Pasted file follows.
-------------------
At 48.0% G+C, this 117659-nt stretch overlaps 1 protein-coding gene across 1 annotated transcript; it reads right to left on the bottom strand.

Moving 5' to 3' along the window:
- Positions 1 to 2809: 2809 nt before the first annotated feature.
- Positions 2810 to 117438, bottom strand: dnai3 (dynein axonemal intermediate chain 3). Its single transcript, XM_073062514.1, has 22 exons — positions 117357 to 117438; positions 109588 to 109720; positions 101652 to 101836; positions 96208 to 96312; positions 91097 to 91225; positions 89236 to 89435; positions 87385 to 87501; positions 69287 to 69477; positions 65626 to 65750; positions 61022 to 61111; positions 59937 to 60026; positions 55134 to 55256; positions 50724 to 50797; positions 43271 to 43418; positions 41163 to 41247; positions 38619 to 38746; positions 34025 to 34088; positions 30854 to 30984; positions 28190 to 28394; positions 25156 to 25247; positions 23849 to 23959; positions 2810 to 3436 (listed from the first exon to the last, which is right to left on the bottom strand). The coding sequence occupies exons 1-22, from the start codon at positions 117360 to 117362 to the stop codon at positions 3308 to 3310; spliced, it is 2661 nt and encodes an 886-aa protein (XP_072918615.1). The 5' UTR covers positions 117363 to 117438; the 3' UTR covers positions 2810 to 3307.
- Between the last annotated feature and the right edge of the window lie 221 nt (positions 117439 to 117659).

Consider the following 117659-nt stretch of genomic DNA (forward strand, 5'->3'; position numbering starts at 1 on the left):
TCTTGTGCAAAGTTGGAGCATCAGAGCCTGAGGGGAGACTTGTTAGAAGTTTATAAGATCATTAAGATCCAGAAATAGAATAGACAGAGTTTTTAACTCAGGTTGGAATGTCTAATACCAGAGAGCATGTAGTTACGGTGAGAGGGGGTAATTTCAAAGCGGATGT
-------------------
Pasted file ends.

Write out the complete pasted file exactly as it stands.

At 48.0% G+C, this 117659-nt stretch overlaps 1 protein-coding gene across 1 annotated transcript; it reads right to left on the bottom strand.

Moving 5' to 3' along the window:
- Positions 1 to 2809: 2809 nt before the first annotated feature.
- Positions 2810 to 117438, bottom strand: dnai3 (dynein axonemal intermediate chain 3). Its single transcript, XM_073062514.1, has 22 exons — positions 117357 to 117438; positions 109588 to 109720; positions 101652 to 101836; positions 96208 to 96312; positions 91097 to 91225; positions 89236 to 89435; positions 87385 to 87501; positions 69287 to 69477; positions 65626 to 65750; positions 61022 to 61111; positions 59937 to 60026; positions 55134 to 55256; positions 50724 to 50797; positions 43271 to 43418; positions 41163 to 41247; positions 38619 to 38746; positions 34025 to 34088; positions 30854 to 30984; positions 28190 to 28394; positions 25156 to 25247; positions 23849 to 23959; positions 2810 to 3436 (listed from the first exon to the last, which is right to left on the bottom strand). The coding sequence occupies exons 1-22, from the start codon at positions 117360 to 117362 to the stop codon at positions 3308 to 3310; spliced, it is 2661 nt and encodes an 886-aa protein (XP_072918615.1). The 5' UTR covers positions 117363 to 117438; the 3' UTR covers positions 2810 to 3307.
- Between the last annotated feature and the right edge of the window lie 221 nt (positions 117439 to 117659).

Consider the following 117659-nt stretch of genomic DNA (forward strand, 5'->3'; position numbering starts at 1 on the left):
TCTTGTGCAAAGTTGGAGCATCAGAGCCTGAGGGGAGACTTGTTAGAAGTTTATAAGATCATTAAGATCCAGAAATAGAATAGACAGAGTTTTTAACTCAGGTTGGAATGTCTAATACCAGAGAGCATGTAGTTACGGTGAGAGGGGGTAATTTCAAAGCGGATGT